Ch. Test 1&2
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What is Psychology?
The scientific study of behavior and metal processes.
Why is Psychology different from fields such as law and history?
Psychology's great strenght is that is uses scientific observation to systematically answer questions about all sorts of behaviors.
What is the Reseach Method?
A systematic approach to answering scientific questions.
What is Behavior?
Anything you do-eating, hanging out, sleeping, talking, or sneezing- is a behavior.
What are 2 types of Behaviors?
- overt (can be seen)
- convert (internal processes)
What is Covert Behavior?
Directly observable actions and responses.
What is Enpirical Approach?
You believe something because you researched yourself.
What is Enpirical Evidence?
You believe something because of someone else's research.
What is Ethics?
"The way you want to be treated"
What are some of the major points that psychologists' code of ethics?
- Psychololgists must carry out investigations with respect for the people who participate and with concern for their dignity and walfare.
- Ensure the welfare of animals and treat them humanely.
What are the goals of psychology?
To describe, understand, predict, and control behavior.
What is Pseudopsychology?
Any false and unscientific system of beliefs and pactices that is offered as an explanation of behavior.
Name some examples of Pseudopsychology.
- Phrenology (the shape of ones skull)
- Palmistry (the lines on the hands that reveals personality traits and predict the future)
- Graphology (personality traits are revealed by handwriting)
- Astrology(the position of the stars and planets at the time of one's birth determine personality traits and affect behavior.)
Is critical thinking important?
What is Scientific Method?
A form of critical thinking based on careful measurement and controlled observation.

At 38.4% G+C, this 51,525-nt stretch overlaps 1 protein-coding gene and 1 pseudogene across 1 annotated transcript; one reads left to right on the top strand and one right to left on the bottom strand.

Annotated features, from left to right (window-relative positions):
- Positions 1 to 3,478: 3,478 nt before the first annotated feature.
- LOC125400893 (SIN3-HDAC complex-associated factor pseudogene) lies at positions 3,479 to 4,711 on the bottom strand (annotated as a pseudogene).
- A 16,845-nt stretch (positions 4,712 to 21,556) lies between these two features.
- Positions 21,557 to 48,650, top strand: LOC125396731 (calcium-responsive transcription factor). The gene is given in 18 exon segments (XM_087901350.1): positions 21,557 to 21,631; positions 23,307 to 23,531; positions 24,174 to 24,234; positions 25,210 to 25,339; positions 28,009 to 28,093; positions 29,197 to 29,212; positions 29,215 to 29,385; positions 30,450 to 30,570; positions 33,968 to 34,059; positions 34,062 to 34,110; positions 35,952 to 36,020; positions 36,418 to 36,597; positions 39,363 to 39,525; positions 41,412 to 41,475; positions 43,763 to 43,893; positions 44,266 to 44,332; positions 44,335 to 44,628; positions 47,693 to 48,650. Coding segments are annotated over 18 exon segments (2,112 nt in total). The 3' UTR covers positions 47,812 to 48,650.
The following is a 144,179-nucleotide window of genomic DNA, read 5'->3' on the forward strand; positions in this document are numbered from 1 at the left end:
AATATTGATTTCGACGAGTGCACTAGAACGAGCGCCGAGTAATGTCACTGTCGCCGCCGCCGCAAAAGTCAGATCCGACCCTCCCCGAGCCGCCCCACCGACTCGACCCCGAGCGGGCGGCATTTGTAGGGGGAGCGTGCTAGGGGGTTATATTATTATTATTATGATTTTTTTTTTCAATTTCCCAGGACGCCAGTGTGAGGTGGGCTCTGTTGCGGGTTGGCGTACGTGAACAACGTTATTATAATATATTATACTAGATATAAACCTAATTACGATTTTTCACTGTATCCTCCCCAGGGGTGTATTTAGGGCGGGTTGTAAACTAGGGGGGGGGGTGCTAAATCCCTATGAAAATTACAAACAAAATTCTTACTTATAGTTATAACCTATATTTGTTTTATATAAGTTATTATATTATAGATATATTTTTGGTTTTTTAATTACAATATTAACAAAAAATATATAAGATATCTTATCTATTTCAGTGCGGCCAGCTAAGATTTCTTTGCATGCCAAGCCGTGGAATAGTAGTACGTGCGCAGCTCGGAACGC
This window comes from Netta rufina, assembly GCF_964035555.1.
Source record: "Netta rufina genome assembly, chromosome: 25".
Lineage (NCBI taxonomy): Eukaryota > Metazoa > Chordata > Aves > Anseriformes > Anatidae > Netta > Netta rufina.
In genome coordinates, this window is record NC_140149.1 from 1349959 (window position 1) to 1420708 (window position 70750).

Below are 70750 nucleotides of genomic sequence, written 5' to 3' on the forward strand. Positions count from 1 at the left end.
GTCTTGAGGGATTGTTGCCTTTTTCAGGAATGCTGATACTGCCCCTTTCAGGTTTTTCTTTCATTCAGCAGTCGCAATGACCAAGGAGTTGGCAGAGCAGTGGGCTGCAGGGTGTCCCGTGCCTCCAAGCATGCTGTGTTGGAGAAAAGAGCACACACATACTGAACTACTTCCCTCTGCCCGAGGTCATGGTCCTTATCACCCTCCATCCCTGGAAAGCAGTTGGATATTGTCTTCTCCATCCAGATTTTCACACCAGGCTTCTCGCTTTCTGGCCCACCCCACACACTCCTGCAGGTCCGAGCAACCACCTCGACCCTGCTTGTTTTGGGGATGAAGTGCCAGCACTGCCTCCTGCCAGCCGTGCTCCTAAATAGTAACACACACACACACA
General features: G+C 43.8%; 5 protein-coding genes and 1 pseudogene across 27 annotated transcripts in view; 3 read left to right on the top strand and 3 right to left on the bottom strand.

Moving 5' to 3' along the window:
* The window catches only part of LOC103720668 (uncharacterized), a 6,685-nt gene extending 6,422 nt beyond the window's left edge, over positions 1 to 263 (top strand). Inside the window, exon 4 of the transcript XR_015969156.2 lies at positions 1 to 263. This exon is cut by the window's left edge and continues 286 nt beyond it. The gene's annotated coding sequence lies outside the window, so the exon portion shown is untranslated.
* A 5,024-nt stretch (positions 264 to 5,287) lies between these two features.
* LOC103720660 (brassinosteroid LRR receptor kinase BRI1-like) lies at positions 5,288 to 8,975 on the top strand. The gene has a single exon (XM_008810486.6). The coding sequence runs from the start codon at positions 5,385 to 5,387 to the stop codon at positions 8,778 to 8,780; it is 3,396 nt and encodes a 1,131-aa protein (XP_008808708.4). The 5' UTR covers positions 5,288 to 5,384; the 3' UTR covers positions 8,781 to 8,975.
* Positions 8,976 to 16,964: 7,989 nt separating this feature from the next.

What are the steps of Scientific Method?
- Making observation
- Defining a problem
- Proposing a hypothesis
- Gather data
- Publish results
What is Theory?
A system of ideas designed to interreiate concepts and facts in a way that summarizes existing data & predicts future observation.
What is a Hypothesis?
A statment of the predicted outcome of an experiment or an educated guess about the relationship between variables.
What is Gestalt Psychology?
A school of psychology emphasizing the study of thinking, learning, and perception in whole units, not by analysis into parts.
What is Behaviorism?
The school of psychology that emphasizes the study of overt, observable behavior.
What is Comparative Psychology?
Much human behavior can be understood in terms of the mental processing of information.
What is Psychoanalytic Psychology?
A approach to psychotherapy emphasizing the exploration of unconscious conflicts.
What is Humanistic Psychology?
The interest in human potenetional, ideals, and problems.
What is Paviov's Behaviorism?
Conditioning, a learned reaction to a particular stimulus, to explain most behavior.
What is Experiment?
A formal trail undertaken to confirm or disconfirm a hypothesis about cause and effect.
What is a Controlled Group?
In a controlled experiment, the group of subjects exposed to all experimental conditions or variables except the independent variable.
What is a Experimental Group?
In a controlled experiment, the group of subjects exposed to the independent variable or experimental condition.
What is Random Assignment?
The use of chance (for example, flipping a coin) to assign subjects to experimental and control groups.